Micki Krause

Core Program Practices: Assess, Implement and Monitor

This column will focus on some of the most fundamental components of an effective Security Program, namely the skills and competencies required by the security leader to implement a successful program. These traits, sometimes called the ‘soft skills’ of security management, are increasingly important as security risk management becomes a predominant Board room conversation.

Readers may assume that if not otherwise documented, the references are derived from the newly published anthology, CISO Leadership: Essential Principles for Success [Auerbach Publications, New York, 2008]. I will draw from and summarize the salient points as well as give contributor attribution as appropriate so readers can pursue the entire text. Other sources will be similarly referenced for the readers’ information.

Introduction

Establishing a Security Program that meets the needs of your organization is a daunting task. Successfully embedding the principles of the Security Program into the very DNA of your organization is even harder.

Having said that, it can and has been done. But as successful leaders will attest, it can only be accomplished through a comprehensive approach that includes the organizational, managerial and operational aspects of your business.

This multi-faceted approach can be condensed into three high-level areas:

1) assess

2) implement and

3) monitor (as the figure below indicates)

Further, each major area can be broken down into sub-components as follows:

  • I. Assess
  • a. The culture of the organization
  • b. The business alignment
  • c. Management commitment
  • d. The risks
  • II. Implement
  • a. Hire a qualified security professional
  • b. Based on the business drivers
  • c. Develop and Sell a strategy
  • d. Policy, Standards and Processes
  • III. Monitor and Measure
  • a. Measure effectiveness

We begin with assessing the culture of the organization.

  • I. ASSESS

The Culture of your organization

Few things are more frustrating than trying to fit a square peg into a round hole. Thus, it’s important to know where you stand, from an organizational perspective, before launching an initiative as potentially impacting as a Security Program.

It is appropriate to lay the foundation with a focus on assessing the culture of the organization and its importance in implementing security that is appropriate to the environment. Don Saracco, Ed.D., a principal of the firm MLC & Associates, is an expert in organizational development. In his chapter (Chapter 10 in aforementioned text) entitled “Why and How Assessment of Organization Culture Should Shape Security Strategies,” Dr. Saracco says, “Failure to align with culture is the hallmark of ‘programs of the month’ that come and go and end up on the trash heap of good intentions badly executed.” Working within the confines of an organization’s culture gives you an edge. Leaders, says Saracco “…have an obligation to provide leadership by aligning the Security Program with the cultural reality of your organization.”

As common sense as one would think, many security professionals have not recognized this alignment is an imperative. An organizational assessment should be standard practice and security experts such as Harry DeMaio (former president and CEO of a wholly owned subsidiary of Deloitte & Touche – Deloitte & Touche Security Services, LLC.) agree. As DeMaio reinforces in Chapter 4, “‘… adapt the look, fit, and feel of your code to local practice…”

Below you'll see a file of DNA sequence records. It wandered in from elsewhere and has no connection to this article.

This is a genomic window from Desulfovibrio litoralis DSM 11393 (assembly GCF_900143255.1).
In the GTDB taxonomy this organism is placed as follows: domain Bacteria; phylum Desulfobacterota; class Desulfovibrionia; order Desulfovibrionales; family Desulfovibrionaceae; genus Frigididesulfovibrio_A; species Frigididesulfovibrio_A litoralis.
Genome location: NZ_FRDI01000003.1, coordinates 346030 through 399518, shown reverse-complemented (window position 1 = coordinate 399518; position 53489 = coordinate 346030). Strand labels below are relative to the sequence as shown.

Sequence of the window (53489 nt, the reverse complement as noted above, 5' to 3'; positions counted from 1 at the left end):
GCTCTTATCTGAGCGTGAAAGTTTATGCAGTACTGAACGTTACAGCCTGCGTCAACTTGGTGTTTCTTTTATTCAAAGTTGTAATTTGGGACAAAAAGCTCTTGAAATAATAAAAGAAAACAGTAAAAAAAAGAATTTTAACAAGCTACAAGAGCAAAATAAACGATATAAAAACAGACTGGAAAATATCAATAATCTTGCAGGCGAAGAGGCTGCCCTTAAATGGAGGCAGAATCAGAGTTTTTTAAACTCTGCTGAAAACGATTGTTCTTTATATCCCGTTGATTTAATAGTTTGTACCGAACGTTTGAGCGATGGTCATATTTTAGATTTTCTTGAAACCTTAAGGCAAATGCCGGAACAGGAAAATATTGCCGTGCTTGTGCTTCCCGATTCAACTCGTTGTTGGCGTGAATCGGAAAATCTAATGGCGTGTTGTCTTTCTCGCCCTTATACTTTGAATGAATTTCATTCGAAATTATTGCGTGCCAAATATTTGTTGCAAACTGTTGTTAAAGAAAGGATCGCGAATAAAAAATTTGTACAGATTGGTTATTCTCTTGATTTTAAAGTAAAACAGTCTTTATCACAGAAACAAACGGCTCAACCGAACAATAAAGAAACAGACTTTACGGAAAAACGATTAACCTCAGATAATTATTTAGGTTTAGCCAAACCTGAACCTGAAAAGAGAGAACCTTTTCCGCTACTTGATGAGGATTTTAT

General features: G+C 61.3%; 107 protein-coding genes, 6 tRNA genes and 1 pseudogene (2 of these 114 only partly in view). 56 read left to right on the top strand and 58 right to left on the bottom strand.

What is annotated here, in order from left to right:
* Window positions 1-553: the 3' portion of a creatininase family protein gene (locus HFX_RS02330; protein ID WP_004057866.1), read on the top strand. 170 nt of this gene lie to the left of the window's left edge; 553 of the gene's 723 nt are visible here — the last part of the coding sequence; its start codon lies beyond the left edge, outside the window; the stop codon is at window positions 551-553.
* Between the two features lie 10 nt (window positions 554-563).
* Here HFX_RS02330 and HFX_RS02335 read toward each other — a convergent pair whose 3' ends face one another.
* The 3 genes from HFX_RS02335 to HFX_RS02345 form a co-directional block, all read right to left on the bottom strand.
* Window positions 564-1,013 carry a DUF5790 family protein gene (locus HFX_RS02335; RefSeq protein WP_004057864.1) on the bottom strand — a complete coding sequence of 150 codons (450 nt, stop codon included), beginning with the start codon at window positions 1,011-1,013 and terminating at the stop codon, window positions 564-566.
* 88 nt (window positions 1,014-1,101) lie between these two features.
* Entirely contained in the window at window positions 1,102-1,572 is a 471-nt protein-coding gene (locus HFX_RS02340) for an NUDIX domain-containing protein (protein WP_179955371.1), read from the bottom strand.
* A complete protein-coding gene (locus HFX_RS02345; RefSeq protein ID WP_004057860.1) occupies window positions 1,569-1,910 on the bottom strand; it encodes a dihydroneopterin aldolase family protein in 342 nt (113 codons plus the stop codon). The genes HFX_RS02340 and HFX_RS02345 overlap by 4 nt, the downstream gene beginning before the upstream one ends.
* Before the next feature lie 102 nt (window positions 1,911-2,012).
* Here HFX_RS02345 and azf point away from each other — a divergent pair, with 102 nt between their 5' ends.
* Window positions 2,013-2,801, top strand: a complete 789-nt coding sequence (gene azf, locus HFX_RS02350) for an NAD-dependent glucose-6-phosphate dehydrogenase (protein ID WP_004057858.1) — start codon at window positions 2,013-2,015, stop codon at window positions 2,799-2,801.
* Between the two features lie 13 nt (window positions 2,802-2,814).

Security is a change agent and admittedly, most people (and their organizations) are by nature not conducive to change. In most organizations, security must accomplish the job by way of influence, with minimum resources, within matrix organizations, with little or no authority, yet the accountability and responsibility to ensure a standard of due care. That in itself is a tall order.

Further, security requires an allocation of funding and resources, which many organizations would prefer to spend on increasing the bottom line rather than risk management. Moreover, it is highly unlikely that a security program will be awarded unlimited funding and resources. Nor is it appropriate to spend more on security than the risks bear out.

Therefore, as Saracco emphasizes, “Effective alignment with the culture and the needs of the business, enables security managers to design and implement necessary and sufficient security…”

So, where to begin? First, a security professional must appreciate the link between the his/her program and the culture; second, s/he must understand how to go about assessing the organization’s culture in order to link the assessment outcomes to appropriate security strategies. Not so easy, as I daresay most security professionals don’t have a degree in organizational development.

Saracco ably walks one through the necessary steps including

  • Selling the assessment
  • Choosing the right assessment method
  • Interviewing protocols
  • Interpreting results

As one would expect, there is an abundance of work effort that must go on to achieve desired results. This is well explained throughout Saracco’s chapter.

In summary, a successful cultural assessment requires:

  • Support from the most senior levels of the organization
  • A method for classifying organizational cultures
  • A comprehensive survey or interview methodology
  • A logical connection between the classification system and the specific security strategies
  • An effective presentation of the assessment results and recommendations

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